David Kaye, the United Nations special rapporteur on the promotion and protection of the freedom of opinion and expression, recommended in June 2018 that social media companies adopt international human rights law as the authoritative standard for their content moderation. Before Kaye’s report, the idea was fairly out of the mainstream. But the ground has shifted.
Evelyn Douek is an S.J.D. candidate at Harvard Law School, studying international and transnational regulation of online speech. Before coming to Harvard to complete a Master of Laws, Evelyn clerked for the Chief Justice of the High Court of Australia, the Hon. Justice Susan Kiefel, and worked as a corporate litigator. She received her LL.B. from UNSW Sydney, where she was Executive Editor of the UNSW Law Journal.
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Last week, Facebook announced the final charter for its independent Oversight Board, which will have the power to hear cases and overrule Facebook’s decisions about what can and cannot remain on Facebook’s platforms. This is a potentially pivotal moment in the history of online speech and an unprecedented innovation in private platform governance.
Verified Accountability: Self-Regulation of Content Moderation as an Answer to the Special Problems of Speech Regulation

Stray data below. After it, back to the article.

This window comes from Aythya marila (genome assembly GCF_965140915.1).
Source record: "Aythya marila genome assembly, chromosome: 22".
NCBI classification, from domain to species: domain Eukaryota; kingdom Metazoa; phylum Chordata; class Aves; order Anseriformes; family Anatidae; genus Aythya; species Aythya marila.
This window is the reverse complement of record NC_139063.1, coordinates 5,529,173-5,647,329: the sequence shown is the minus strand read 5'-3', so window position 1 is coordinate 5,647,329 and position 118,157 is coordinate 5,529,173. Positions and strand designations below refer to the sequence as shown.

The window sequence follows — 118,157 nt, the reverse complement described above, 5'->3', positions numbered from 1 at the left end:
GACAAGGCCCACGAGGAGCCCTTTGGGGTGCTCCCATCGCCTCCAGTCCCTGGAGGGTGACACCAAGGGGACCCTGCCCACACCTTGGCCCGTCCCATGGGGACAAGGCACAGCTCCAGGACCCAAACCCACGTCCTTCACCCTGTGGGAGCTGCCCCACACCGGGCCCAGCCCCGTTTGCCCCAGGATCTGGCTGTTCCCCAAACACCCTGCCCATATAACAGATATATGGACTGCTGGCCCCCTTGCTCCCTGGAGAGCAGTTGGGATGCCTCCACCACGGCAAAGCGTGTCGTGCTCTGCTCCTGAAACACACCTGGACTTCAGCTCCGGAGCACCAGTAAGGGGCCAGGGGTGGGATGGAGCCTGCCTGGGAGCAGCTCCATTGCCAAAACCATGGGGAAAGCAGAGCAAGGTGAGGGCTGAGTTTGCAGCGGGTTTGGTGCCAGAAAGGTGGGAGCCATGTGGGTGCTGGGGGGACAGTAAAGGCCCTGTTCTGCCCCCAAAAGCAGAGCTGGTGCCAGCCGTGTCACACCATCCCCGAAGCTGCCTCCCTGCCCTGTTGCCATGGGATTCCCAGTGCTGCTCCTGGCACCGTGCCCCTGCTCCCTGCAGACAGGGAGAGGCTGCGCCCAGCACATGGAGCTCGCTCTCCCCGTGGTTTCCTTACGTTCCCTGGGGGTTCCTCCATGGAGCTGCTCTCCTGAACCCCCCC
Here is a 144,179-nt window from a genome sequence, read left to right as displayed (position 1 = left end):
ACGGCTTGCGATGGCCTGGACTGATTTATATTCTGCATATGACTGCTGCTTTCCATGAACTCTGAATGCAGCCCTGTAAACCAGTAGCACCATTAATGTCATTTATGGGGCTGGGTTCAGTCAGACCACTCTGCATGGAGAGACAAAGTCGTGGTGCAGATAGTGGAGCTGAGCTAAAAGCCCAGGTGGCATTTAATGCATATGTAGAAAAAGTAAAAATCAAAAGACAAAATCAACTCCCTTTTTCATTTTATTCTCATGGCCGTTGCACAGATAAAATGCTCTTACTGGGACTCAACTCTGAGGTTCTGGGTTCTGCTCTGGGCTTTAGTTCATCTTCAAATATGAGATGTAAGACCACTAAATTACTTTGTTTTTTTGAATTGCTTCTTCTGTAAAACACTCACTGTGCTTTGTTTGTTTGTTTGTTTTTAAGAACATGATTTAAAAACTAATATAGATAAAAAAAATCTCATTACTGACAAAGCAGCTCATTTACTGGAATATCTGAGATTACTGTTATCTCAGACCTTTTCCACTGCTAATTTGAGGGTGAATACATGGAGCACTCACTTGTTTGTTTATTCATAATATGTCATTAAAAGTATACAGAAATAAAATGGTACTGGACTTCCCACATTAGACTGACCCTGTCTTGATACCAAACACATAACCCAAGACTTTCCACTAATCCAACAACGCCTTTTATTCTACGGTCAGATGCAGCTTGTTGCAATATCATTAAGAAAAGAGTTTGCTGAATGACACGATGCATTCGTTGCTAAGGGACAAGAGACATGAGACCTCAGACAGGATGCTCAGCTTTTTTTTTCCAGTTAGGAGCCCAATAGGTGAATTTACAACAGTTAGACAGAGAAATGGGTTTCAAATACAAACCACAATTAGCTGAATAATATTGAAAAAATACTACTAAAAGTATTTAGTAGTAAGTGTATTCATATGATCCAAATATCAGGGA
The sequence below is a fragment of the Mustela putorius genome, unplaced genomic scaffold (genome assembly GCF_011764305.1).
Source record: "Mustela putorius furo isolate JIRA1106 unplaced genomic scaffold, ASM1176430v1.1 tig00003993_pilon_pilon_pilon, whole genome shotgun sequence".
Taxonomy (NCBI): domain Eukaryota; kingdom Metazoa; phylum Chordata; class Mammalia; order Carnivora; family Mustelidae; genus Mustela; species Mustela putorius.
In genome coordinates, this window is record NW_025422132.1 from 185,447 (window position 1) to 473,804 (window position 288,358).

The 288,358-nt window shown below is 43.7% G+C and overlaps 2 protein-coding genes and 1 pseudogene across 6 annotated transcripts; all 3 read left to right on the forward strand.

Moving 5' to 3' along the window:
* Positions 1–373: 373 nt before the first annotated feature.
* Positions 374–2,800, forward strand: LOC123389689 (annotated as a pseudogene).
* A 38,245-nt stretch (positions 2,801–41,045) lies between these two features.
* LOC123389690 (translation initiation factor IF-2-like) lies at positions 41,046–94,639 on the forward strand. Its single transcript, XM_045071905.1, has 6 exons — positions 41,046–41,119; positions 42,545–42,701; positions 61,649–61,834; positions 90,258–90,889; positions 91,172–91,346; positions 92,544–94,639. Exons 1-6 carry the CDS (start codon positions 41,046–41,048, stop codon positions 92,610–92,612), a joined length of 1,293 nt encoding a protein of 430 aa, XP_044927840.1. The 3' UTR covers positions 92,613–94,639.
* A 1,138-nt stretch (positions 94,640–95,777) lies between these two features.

The “techlash” of the past few years represents a moment of quasi-constitutional upheaval for the internet. The way a few private companies have been “governing” large parts of the digital world has suffered a crisis of legitimacy. Calls to find mechanisms to limit the arbitrary exercise of power online have gained new urgency. This task of “digital constitutionalism” is one of the great projects of the coming decades. It is especially pressing in the context of content moderation – platforms’ practice of designing and enforcing rules for what they allow to be posted on their services.
Amid privacy scandals, sweeping disinformation operations and links to ethnic cleansing, a reasonable person could be forgiven for wondering lately: “What is the point of Facebook?” Now the world has Facebook’s answer to that questio
Facebook has released an update on its ongoing civil rights audit, illustrating the wide range of effects the company has on civil rights—from facilitating racially discriminatory ads for housing, employment and credit, to concerns about use of the platform to suppress participation in the 2020 U.S. election and census.
It’s been roughly six months since Facebook started collecting global feedback on its proposal to create an oversight board for content moderation decisions. This morning, the platform released the findings of that process in an epic report—almost 250 pages of summary, surveys, public comment, workshop feedback and expert consultations.
The techlash has well and truly arrived on YouTube’s doorstep. On June 3, the New York Times reported on research showing that YouTube’s recommendation algorithm serves up videos of young people to viewers who appear to show sexual interest in children.